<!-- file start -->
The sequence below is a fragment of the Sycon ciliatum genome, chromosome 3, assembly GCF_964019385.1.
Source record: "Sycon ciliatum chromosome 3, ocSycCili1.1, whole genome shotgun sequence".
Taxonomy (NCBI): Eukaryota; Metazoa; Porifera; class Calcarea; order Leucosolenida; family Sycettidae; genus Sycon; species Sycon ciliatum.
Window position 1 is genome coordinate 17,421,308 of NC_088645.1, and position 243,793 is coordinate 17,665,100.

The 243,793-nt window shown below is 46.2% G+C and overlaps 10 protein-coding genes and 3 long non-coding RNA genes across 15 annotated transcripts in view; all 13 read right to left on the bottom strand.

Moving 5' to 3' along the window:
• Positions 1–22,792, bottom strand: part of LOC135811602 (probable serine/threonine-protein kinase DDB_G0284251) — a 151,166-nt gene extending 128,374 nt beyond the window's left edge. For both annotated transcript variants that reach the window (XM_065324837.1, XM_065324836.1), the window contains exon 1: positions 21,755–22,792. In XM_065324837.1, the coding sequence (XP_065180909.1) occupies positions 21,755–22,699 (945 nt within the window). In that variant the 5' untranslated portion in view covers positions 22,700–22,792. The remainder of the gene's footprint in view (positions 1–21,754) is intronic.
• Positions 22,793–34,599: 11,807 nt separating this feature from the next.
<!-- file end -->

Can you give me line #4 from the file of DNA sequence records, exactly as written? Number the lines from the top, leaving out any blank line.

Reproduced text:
Window position 1 is genome coordinate 17,421,308 of NC_088645.1, and position 243,793 is coordinate 17,665,100.